Currys PC World parent firm hit with £500k fine over historic data breach
Hackers said to have stolen data belonging to 14 million customers over a nine-month period
The parent company of Currys PC World has been fined £500,000 after its point of sale system was breached by hackers, thought to have affected around 14 million customers.
Between July 2017 and April 2018, hackers were able to install malware onto 5,390 computer systems and tills located at Currys PC World and Dixon Travel outlets, both owned by DSG Retail Limited, according to an investigation by the Information Commissioner's Office.
It's believed 5.6 million payment card records used in transactions were accessed as a result, as well as the personal information of 14 million people, including full names, postcodes, email addresses and information related to failed credit checks.
Given that the incident occured prior to the introduction of the General Data Protection Regulation in May 2018, the case fell under the Data Protection Act 1998, which stipulated a maximum fine of £500,000. Under new laws, the retailer would have been subject to potential fines of up to 4% of annual turnover, or £17 million.
The ICO said that DSG Retail, which also owns the Carphone Warehouse brand, was in breach of the 1998 act as it had failed to maintain adequate security measures to protect its data. This included poor patch management, a lack of a local firewall, lack of network segregation and a lack of routine penetration testing.
Carphone Warehouse itself was also fined in January 2018 for similar vulnerabilities, to the tune of £400,000.
"Our investigation found systemic failures in the way DSG Retail Limited safeguarded personal data," said Steve Eckersley, director of investigations for the ICO. "It is very concerning that these failures related to basic, commonplace security measures, showing a complete disregard for the customers whose personal information was stolen.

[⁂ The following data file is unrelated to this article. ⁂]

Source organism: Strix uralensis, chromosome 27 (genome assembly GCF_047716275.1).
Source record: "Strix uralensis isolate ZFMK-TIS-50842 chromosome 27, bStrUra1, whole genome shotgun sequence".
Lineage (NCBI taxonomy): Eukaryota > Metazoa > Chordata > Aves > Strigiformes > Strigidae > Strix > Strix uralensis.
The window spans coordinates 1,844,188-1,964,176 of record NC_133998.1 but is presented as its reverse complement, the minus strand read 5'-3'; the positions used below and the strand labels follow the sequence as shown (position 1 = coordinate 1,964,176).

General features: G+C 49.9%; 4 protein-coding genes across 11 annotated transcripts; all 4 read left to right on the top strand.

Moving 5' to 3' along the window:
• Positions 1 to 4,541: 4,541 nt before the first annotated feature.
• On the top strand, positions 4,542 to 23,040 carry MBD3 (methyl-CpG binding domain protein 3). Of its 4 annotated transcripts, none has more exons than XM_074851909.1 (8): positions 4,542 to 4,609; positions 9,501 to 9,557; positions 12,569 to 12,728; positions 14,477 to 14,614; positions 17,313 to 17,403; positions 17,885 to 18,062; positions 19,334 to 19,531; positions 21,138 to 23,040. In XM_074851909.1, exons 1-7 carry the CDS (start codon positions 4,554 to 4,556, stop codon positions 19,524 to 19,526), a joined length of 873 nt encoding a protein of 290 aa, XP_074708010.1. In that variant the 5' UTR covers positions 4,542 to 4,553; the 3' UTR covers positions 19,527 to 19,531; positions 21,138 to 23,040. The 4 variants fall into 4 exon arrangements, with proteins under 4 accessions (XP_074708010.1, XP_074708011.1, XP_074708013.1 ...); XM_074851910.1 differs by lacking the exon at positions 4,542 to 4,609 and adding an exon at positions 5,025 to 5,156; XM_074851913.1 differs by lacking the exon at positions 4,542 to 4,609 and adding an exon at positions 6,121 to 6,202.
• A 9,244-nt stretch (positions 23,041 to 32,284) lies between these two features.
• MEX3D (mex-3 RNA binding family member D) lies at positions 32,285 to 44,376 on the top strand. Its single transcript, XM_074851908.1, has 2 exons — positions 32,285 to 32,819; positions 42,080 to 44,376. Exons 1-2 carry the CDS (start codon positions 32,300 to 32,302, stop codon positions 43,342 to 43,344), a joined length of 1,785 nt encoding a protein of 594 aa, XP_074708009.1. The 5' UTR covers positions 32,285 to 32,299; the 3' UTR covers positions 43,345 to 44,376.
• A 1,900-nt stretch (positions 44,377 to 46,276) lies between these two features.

"The contraventions in this case were so serious that we imposed the maximum penalty under the previous legislation, but the fine would inevitably have been much higher under the GDPR."
Testing for compliance just became easier
How you can use technology to ensure compliance in your organisationDownload now
The authority added that the theft of such personal data would likely significantly affect individuals' privacy, and therefore met the criteria for the toughest possible sanction under law. It added that customers would likely be vulnerable to financial theft and fraud as a result.
As of March 2019, 3,300 customers had issued complaints to DSG Retail in relation to the breach.
The ultimate law enforcement agency guide to going mobile
Best practices for implementing a mobile device programFree download
The business value of Red Hat OpenShift
Platform cost savings, ROI, and the challenges and opportunities of Red Hat OpenShiftFree download
Managing security and risk across the IT supply chain: A practical approach
Best practices for IT supply chain securityFree download
Digital remote monitoring and dispatch services’ impact on edge computing and data centres
Seven trends redefining remote monitoring and field service dispatch service requirementsFree download